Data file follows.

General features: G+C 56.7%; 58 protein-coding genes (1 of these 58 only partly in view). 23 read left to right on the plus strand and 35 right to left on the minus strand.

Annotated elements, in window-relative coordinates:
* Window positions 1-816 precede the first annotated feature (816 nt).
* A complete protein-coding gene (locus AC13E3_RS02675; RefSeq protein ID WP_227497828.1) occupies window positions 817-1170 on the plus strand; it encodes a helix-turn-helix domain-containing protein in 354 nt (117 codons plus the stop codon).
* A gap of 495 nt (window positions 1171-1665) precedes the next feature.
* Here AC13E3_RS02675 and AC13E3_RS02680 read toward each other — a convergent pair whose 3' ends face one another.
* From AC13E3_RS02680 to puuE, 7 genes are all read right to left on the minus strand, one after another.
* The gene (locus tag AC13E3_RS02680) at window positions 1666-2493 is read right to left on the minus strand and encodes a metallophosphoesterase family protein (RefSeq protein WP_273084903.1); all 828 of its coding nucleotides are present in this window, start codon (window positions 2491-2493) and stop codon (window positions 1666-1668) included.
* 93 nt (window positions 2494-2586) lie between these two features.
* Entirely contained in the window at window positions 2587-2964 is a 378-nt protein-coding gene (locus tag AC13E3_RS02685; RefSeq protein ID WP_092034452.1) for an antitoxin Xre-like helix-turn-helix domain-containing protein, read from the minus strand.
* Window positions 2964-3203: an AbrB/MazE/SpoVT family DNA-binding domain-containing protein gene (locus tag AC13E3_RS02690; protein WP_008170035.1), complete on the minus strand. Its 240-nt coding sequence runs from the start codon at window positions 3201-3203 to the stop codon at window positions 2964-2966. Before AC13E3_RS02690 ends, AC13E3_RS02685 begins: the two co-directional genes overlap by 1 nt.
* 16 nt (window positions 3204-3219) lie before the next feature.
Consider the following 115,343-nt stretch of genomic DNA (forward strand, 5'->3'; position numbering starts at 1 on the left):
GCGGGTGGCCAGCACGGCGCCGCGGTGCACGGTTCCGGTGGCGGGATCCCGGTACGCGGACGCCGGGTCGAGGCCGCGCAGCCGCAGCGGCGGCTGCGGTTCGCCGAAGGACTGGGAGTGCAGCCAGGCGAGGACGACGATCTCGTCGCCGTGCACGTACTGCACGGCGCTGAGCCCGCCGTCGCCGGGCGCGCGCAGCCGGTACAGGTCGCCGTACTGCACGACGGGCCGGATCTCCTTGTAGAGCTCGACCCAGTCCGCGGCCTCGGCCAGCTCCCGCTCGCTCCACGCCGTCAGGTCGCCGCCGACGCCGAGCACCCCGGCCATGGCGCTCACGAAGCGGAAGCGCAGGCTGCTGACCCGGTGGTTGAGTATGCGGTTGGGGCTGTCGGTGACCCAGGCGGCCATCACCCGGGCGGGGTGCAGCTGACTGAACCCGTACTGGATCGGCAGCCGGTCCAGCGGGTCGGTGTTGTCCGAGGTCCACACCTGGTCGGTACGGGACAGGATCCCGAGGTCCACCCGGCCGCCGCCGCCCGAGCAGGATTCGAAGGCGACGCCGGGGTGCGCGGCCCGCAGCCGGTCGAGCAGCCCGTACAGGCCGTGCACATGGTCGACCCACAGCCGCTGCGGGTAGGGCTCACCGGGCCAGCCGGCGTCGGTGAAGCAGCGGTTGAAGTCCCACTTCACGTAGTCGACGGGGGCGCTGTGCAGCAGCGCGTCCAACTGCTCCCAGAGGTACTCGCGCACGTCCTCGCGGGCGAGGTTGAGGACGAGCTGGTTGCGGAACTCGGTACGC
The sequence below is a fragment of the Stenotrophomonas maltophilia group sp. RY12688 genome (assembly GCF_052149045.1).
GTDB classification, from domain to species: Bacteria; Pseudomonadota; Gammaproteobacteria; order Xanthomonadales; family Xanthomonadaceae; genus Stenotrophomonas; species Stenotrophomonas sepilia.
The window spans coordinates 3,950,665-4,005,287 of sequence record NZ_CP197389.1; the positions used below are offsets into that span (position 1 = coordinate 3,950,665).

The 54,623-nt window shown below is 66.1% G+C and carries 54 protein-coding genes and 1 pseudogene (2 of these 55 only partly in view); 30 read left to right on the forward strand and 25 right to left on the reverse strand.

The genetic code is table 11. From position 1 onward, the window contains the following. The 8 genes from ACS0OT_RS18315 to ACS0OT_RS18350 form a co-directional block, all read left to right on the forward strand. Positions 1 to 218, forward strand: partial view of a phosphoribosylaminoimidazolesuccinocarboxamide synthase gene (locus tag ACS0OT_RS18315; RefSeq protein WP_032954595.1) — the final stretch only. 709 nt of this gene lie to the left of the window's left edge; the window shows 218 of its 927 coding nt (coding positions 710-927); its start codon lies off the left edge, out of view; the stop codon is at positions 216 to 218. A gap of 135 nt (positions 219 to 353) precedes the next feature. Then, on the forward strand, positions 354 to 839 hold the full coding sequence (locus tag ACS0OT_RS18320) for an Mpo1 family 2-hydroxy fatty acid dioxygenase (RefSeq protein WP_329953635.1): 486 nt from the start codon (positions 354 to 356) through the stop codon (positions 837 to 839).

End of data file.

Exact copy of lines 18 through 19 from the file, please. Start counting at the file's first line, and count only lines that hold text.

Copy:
The 54,623-nt window shown below is 66.1% G+C and carries 54 protein-coding genes and 1 pseudogene (2 of these 55 only partly in view); 30 read left to right on the forward strand and 25 right to left on the reverse strand.

The genetic code is table 11. From position 1 onward, the window contains the following. The 8 genes from ACS0OT_RS18315 to ACS0OT_RS18350 form a co-directional block, all read left to right on the forward strand. Positions 1 to 218, forward strand: partial view of a phosphoribosylaminoimidazolesuccinocarboxamide synthase gene (locus tag ACS0OT_RS18315; RefSeq protein WP_032954595.1) — the final stretch only. 709 nt of this gene lie to the left of the window's left edge; the window shows 218 of its 927 coding nt (coding positions 710-927); its start codon lies off the left edge, out of view; the stop codon is at positions 216 to 218. A gap of 135 nt (positions 219 to 353) precedes the next feature. Then, on the forward strand, positions 354 to 839 hold the full coding sequence (locus tag ACS0OT_RS18320) for an Mpo1 family 2-hydroxy fatty acid dioxygenase (RefSeq protein WP_329953635.1): 486 nt from the start codon (positions 354 to 356) through the stop codon (positions 837 to 839).